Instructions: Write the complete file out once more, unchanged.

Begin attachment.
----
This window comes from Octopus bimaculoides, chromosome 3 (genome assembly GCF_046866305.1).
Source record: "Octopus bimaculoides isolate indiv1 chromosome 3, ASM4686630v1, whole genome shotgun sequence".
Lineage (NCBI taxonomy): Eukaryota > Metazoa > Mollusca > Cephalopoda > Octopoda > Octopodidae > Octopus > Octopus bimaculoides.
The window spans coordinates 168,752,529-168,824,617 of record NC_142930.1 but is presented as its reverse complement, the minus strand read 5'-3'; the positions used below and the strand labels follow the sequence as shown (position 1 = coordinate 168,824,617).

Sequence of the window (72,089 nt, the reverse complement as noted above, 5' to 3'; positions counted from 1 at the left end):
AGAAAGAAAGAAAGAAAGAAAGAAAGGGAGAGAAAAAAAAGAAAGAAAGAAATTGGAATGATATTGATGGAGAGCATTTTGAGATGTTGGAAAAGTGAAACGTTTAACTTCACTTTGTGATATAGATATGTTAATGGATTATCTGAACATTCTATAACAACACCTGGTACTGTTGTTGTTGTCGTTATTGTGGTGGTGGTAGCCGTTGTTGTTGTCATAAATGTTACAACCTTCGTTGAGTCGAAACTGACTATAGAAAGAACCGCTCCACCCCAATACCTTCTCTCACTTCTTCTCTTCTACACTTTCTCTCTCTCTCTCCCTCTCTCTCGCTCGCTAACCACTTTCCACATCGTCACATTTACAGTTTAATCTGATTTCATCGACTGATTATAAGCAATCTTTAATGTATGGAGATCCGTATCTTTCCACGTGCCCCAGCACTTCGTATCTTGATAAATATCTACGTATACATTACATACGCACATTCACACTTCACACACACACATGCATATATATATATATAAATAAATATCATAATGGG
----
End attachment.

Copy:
This window comes from Octopus bimaculoides, chromosome 3 (genome assembly GCF_046866305.1).
Source record: "Octopus bimaculoides isolate indiv1 chromosome 3, ASM4686630v1, whole genome shotgun sequence".
Lineage (NCBI taxonomy): Eukaryota > Metazoa > Mollusca > Cephalopoda > Octopoda > Octopodidae > Octopus > Octopus bimaculoides.
The window spans coordinates 168,752,529-168,824,617 of record NC_142930.1 but is presented as its reverse complement, the minus strand read 5'-3'; the positions used below and the strand labels follow the sequence as shown (position 1 = coordinate 168,824,617).

Sequence of the window (72,089 nt, the reverse complement as noted above, 5' to 3'; positions counted from 1 at the left end):
AGAAAGAAAGAAAGAAAGAAAGAAAGGGAGAGAAAAAAAAGAAAGAAAGAAATTGGAATGATATTGATGGAGAGCATTTTGAGATGTTGGAAAAGTGAAACGTTTAACTTCACTTTGTGATATAGATATGTTAATGGATTATCTGAACATTCTATAACAACACCTGGTACTGTTGTTGTTGTCGTTATTGTGGTGGTGGTAGCCGTTGTTGTTGTCATAAATGTTACAACCTTCGTTGAGTCGAAACTGACTATAGAAAGAACCGCTCCACCCCAATACCTTCTCTCACTTCTTCTCTTCTACACTTTCTCTCTCTCTCTCCCTCTCTCTCGCTCGCTAACCACTTTCCACATCGTCACATTTACAGTTTAATCTGATTTCATCGACTGATTATAAGCAATCTTTAATGTATGGAGATCCGTATCTTTCCACGTGCCCCAGCACTTCGTATCTTGATAAATATCTACGTATACATTACATACGCACATTCACACTTCACACACACACATGCATATATATATATATAAATAAATATCATAATGGG